Colonial Pipeline Ransomware Attack: What Can You Learn From It
Ransomware has evolved significantly since CryptoLocker in 2013.
The early waves of ransomware were largely untargeted, opportunistic attacks, where attackers sent out spam emails with malicious attachments to thousands of users, hoping to get anyone to slip into the trap. The creators of CryptoLocker earned more than $3 million before the Department of Justice declared victory over the virus in 2014.
Since then, criminals have shifted their focus to more targeted attacks that provide higher payouts.
One recent incident that made headlines in 2021 was the Colonial Pipeline Ransomware Attack. Through an exposed Virtual Private Network (VPN) password, the attackers were able to infiltrate the network and steal 100 GB of sensitive data within a two-hour window. The attackers then infected Colonial’s IT network with ransomware that put the entire organization in shambles, consequently causing panic among people who depend on Colonial Pipeline for gas supply.
So, how did Colonial Pipeline overcome the attack, and what can you learn from this? Most especially, how can you ensure that the same thing doesn’t happen to your business?
At ITS, we’ve helped hundreds of businesses bolster their cybersecurity to prevent severe ransomware damage. In this article, we’ll delve into the following key points:
- A quick rundown on the Colonial Pipeline Ransomware Attack incident
- What can your business learn from the attack
A quick rundown on the Colonial Pipeline Ransomware Attack incident
On May 7, 2021, Colonial Pipeline fell victim to ransomware. After the hackers encrypted the business network, Colonial shut down its operational technology (OT) network as a protective step.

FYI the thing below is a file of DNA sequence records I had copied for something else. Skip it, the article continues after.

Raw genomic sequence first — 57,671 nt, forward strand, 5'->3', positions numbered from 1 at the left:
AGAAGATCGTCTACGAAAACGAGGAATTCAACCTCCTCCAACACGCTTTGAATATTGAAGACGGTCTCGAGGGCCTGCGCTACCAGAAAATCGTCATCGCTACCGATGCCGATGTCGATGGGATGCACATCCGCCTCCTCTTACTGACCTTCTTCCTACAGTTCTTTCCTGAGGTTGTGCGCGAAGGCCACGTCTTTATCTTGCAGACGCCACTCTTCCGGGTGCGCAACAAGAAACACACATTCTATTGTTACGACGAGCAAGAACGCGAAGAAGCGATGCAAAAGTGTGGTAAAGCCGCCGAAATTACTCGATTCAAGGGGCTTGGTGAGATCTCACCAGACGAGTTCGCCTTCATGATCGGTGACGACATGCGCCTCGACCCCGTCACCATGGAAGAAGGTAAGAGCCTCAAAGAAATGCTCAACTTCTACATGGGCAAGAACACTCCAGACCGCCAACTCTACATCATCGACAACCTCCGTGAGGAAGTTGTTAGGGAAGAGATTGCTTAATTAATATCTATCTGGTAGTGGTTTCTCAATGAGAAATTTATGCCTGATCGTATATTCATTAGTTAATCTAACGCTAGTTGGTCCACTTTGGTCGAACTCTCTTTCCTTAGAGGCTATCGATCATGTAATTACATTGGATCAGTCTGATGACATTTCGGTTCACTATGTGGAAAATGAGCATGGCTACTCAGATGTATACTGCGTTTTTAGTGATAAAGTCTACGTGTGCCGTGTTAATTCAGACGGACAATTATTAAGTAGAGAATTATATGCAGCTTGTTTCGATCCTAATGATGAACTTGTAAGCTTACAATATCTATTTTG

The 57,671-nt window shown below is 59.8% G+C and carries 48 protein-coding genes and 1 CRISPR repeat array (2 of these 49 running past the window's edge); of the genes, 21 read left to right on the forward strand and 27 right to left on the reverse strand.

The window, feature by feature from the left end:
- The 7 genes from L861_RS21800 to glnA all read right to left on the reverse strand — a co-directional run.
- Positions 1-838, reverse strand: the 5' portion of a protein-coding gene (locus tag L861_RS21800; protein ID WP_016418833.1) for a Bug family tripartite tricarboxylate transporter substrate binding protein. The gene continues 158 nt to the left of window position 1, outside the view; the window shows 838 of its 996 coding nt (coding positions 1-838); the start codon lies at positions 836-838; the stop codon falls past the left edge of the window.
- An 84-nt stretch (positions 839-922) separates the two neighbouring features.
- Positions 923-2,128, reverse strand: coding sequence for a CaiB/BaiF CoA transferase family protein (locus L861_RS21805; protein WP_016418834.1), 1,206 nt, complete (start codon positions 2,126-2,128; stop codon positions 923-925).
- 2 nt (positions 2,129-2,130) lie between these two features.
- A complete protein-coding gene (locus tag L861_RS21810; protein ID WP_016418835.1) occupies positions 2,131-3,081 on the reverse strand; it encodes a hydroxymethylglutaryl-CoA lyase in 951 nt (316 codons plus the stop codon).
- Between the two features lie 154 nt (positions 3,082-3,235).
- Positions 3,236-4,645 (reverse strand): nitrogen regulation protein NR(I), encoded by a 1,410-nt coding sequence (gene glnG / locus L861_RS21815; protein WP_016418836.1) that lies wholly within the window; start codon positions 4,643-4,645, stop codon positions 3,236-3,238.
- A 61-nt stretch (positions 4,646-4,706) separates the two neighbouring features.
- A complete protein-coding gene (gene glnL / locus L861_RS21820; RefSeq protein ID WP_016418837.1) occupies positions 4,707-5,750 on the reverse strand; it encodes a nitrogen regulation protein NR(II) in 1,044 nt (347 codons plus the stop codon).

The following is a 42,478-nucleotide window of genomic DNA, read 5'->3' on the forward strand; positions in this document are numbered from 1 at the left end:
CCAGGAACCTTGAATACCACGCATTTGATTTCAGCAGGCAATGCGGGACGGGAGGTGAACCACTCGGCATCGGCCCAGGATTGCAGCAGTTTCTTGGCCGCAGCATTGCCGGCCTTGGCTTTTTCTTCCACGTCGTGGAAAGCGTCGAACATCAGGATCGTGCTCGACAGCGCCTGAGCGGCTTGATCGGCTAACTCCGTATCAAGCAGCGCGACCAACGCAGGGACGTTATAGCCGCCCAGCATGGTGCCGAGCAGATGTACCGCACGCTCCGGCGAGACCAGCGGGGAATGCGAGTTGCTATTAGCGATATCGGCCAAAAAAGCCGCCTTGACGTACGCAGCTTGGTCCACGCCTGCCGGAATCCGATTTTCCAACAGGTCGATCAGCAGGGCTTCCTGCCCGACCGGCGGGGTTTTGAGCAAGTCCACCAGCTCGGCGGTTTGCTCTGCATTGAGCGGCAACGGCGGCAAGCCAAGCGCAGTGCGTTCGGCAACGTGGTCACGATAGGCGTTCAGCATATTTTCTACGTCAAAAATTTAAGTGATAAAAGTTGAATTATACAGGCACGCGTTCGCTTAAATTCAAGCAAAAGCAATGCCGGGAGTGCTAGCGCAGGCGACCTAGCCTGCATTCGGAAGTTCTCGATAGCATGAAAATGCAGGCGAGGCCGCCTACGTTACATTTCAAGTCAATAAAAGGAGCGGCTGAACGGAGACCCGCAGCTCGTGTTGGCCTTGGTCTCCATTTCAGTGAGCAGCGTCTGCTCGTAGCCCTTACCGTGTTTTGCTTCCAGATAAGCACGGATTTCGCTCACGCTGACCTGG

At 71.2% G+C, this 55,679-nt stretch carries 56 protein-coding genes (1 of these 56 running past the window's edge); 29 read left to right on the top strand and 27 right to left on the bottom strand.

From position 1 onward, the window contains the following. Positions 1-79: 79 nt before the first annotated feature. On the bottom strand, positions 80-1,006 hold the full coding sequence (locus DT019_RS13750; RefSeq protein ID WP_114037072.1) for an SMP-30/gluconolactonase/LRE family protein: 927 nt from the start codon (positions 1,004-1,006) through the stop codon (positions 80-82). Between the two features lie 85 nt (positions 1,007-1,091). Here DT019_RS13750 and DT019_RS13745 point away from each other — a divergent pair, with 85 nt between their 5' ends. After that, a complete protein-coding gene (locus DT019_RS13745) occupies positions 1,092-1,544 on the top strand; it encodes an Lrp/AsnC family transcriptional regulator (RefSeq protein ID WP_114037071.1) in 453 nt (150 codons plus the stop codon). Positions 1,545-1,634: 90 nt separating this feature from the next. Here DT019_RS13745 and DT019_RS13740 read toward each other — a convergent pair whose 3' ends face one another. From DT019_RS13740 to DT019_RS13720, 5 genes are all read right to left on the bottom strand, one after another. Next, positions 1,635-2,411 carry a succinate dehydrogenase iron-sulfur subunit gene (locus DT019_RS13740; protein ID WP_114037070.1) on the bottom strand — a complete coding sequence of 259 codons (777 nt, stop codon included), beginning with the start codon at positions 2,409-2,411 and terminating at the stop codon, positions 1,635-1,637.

However, this caused oil to stop flowing through the largest refined petroleum products pipeline in the United States. As a result of the shutdown, panic buying arose, leading to gas shortages across the southern and eastern United States.
With the massive damage at hand, Colonial called in a well-respected third-party incident responder to assist with recovery efforts. Together, they worked to eliminate the presence of criminals from their network and restore data from backups. According to reports, Colonial Pipeline also paid approximately $5 million in ransom to the attackers. On May 12th, they resumed operations.
In the aftermath of this attack, President Biden signed an executive order to mandate increased controls for all federal agencies and IT service providers that contract with the federal government. It also increased reporting requirements for those doing business with the federal government.
What can your business learn from the attack?
Some business owners often believe that only large enterprises such as Colonial Pipeline are prone to ransomware attacks. False. Because you’re a revenue-generating business, you are a target.
In fact, according to Sophos, 37% of organizations were hit by ransomware in 2021. And one-third of that number are small to medium-sized businesses (SMBs). This just goes to show that cyber attackers take on every opportunity as long as there’s profit.
Colonial Pipeline was fortunate to have several backups that made data recovery easier since there were indications the decryption tool was slow and ineffective. If not, there would’ve been a greater loss. But it wasn’t all luck. In preparation for the worst-case scenario, they created an incident response plan to help reduce the risk of successful ransomware attacks and allow for more rapid recovery when one occurs–which they did.